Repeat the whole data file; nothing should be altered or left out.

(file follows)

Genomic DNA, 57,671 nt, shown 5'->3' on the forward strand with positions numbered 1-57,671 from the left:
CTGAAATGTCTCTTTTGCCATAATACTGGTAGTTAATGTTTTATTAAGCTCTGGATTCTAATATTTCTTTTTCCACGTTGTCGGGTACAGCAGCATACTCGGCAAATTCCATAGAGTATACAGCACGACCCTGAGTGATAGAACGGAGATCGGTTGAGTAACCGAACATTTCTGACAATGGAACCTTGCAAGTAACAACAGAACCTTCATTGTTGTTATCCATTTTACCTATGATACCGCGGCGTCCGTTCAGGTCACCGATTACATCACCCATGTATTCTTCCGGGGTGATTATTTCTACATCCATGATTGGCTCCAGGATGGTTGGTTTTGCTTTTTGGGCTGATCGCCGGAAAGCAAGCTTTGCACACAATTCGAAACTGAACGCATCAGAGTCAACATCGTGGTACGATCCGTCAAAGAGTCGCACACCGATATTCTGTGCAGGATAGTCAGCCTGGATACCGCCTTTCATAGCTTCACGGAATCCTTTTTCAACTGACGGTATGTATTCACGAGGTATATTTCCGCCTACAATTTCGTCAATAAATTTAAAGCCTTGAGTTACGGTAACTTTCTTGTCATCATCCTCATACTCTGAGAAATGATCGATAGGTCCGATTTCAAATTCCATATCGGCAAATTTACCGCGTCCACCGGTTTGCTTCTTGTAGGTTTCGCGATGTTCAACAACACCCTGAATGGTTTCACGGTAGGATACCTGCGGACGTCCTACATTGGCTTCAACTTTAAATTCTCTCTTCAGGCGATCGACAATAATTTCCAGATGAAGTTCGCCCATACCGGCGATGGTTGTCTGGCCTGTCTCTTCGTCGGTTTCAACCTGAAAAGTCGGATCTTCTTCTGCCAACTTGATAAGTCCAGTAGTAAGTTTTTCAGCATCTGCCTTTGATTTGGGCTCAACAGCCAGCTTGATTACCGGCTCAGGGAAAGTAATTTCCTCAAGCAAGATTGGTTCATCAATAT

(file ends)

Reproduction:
Genomic DNA, 57,671 nt, shown 5'->3' on the forward strand with positions numbered 1-57,671 from the left:
CTGAAATGTCTCTTTTGCCATAATACTGGTAGTTAATGTTTTATTAAGCTCTGGATTCTAATATTTCTTTTTCCACGTTGTCGGGTACAGCAGCATACTCGGCAAATTCCATAGAGTATACAGCACGACCCTGAGTGATAGAACGGAGATCGGTTGAGTAACCGAACATTTCTGACAATGGAACCTTGCAAGTAACAACAGAACCTTCATTGTTGTTATCCATTTTACCTATGATACCGCGGCGTCCGTTCAGGTCACCGATTACATCACCCATGTATTCTTCCGGGGTGATTATTTCTACATCCATGATTGGCTCCAGGATGGTTGGTTTTGCTTTTTGGGCTGATCGCCGGAAAGCAAGCTTTGCACACAATTCGAAACTGAACGCATCAGAGTCAACATCGTGGTACGATCCGTCAAAGAGTCGCACACCGATATTCTGTGCAGGATAGTCAGCCTGGATACCGCCTTTCATAGCTTCACGGAATCCTTTTTCAACTGACGGTATGTATTCACGAGGTATATTTCCGCCTACAATTTCGTCAATAAATTTAAAGCCTTGAGTTACGGTAACTTTCTTGTCATCATCCTCATACTCTGAGAAATGATCGATAGGTCCGATTTCAAATTCCATATCGGCAAATTTACCGCGTCCACCGGTTTGCTTCTTGTAGGTTTCGCGATGTTCAACAACACCCTGAATGGTTTCACGGTAGGATACCTGCGGACGTCCTACATTGGCTTCAACTTTAAATTCTCTCTTCAGGCGATCGACAATAATTTCCAGATGAAGTTCGCCCATACCGGCGATGGTTGTCTGGCCTGTCTCTTCGTCGGTTTCAACCTGAAAAGTCGGATCTTCTTCTGCCAACTTGATAAGTCCAGTAGTAAGTTTTTCAGCATCTGCCTTTGATTTGGGCTCAACAGCCAGCTTGATTACCGGCTCAGGGAAAGTAATTTCCTCAAGCAAGATTGGTTCATCAATAT